How Are We Living Our Lives
Viewpoints on the Alexander
Technique in relation to living and child education
Grethe Laub. Interview and talks 1982-1988. Publ. Novis
Publications, Denmark, 3rd October 2006. Compiled and edited
by Chariclia Gounaris, pbk, 152pp, illustrated, 148 x 210
mm, price £16.50 + p&p. ISBN 87-89389-11-5. Order from
Review by Joshua Enkin
(first published in Statnews, February 2007)
How Are We Living Our Lives? is a series of talks by -and
an interview with -Grethe Laub that took place from
1982-1988. Grethe had a long teaching career: twenty-seven
years as a nursery school teacher, followed by thirty years
as a teacher of the Alexander Technique. She had special
knowledge of how to use the Technique in teaching children
to be creative, well balanced and fully alive.
In her interview with Joe Armstrong in 1984, Grethe
described how important it was for a child to know it is
liked -in order for the child to ‘open up’. She stressed
that one must observe and listen to what the child says.
With this contact established, one will be able to work
successfully with the child ‘Alexander-wise’.
She emphasised that it was most important to have something
to do with the child outside of the Technique before one
starts teaching it to them -in order to know about their
interests and daily life. Grethe also wanted school teachers
to study the Alexander Technique so that, with better
co-ordination, they would be able to give out more
successfully what they had inside of themselves and in such
a way that the children would listen.
Grethe learned from children that you must get down to the
root of their problems if you want to help them. She saw
children as open and honest -and to be trusted. She was a
very feeling and intuitive person and this helped her to
bring out the confidence that children needed to tap into in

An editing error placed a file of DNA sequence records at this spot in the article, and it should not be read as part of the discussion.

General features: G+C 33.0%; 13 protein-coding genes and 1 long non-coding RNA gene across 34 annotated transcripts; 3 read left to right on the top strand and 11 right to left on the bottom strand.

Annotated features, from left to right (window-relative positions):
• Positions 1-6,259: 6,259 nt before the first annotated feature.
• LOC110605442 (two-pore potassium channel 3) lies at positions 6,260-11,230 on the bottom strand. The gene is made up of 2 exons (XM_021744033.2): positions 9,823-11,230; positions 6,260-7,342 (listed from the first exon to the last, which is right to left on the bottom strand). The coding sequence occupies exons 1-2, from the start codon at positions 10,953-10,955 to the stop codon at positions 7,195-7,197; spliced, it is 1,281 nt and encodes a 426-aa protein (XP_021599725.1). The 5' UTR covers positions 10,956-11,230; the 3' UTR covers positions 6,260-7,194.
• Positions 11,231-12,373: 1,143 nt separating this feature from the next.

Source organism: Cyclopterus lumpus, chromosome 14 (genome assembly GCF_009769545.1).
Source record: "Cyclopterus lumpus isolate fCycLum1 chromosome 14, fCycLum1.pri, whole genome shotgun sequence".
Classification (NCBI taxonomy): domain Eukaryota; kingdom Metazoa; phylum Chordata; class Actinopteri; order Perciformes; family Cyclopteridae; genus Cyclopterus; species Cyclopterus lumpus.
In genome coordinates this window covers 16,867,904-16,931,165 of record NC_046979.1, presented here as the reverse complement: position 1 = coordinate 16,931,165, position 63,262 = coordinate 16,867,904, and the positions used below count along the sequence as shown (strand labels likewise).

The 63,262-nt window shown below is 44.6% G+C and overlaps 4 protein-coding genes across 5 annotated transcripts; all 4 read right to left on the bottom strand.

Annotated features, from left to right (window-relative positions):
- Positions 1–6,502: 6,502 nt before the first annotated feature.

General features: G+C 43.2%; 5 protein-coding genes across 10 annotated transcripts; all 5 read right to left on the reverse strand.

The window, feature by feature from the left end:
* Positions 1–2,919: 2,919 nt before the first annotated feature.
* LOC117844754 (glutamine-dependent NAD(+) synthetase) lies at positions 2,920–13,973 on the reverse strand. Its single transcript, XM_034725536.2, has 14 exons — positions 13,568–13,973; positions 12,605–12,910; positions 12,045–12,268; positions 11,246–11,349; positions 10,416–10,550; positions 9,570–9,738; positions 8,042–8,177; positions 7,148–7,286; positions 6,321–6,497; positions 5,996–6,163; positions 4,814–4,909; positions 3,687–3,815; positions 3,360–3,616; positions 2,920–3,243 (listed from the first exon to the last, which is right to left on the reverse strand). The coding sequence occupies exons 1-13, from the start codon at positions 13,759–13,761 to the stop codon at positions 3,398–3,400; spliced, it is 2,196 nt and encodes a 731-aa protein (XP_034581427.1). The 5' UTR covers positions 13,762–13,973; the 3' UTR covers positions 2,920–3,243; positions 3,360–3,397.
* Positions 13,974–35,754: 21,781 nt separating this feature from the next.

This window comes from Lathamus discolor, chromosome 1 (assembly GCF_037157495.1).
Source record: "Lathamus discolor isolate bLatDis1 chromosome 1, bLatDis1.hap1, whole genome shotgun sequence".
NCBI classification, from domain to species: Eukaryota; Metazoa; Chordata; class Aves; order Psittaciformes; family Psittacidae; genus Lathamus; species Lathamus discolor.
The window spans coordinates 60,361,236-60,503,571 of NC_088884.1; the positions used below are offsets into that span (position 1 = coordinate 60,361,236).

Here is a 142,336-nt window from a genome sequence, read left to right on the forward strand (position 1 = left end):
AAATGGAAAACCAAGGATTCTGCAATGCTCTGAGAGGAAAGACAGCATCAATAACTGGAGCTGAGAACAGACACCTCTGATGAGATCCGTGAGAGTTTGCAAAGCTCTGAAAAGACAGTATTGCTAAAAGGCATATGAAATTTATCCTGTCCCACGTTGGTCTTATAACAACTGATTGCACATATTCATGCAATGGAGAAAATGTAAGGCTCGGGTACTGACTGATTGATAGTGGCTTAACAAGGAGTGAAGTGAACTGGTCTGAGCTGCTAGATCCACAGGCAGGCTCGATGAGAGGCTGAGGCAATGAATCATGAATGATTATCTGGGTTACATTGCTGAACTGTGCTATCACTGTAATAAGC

order to ‘be oneself’. She believed the grown-up must find
the appropriate ‘means-whereby’ to guide the child.
On pages 84-89, she tells the ‘Story of Anders’ -the story
of a five-year-old boy with whom she had outstanding
learning experiences. Here, she explains in depth her
ability to bring the Alexander Technique to life to give
this child the chance to grow confidently.
The book also describes her personal journey, from teaching
nursery school children in Denmark to her first meeting with
Alexander himself in 1949: "After my first lesson, he said
to me: ‘You can be helped.’ This became a milestone in my
life." She trained in the Technique 1962-1965 with Walter
Carrington -and made almost yearly trips after that to stay
involved with the course.
Grethe believed that we have to think in a new way and make
much more effort in bringing up our children. If we are to
reverse the tendency towards limitation and suffering, it is
essential that we bring up our children to be conscious
individuals with the possibility to act on the basis of
conscious choices -and not merely on the basis of habitual
patterns. How very topical all of this is in 2007.
Chariclia Gounaris has compiled and edited these talks and
letters in a most sensitive and thoughtful manner. This book
is a great tribute to Grethe’s life-work, both with children
and with the Alexander Technique. I feel so blessed to have
known Grethe from 1984 until her passing in 1996. She was an
incredibly giving, thoughtful, eccentric and loving human
being -and the beauty for us, now, is that all of this is
so sensitively captured in this book.
© Joshua Enkin 2007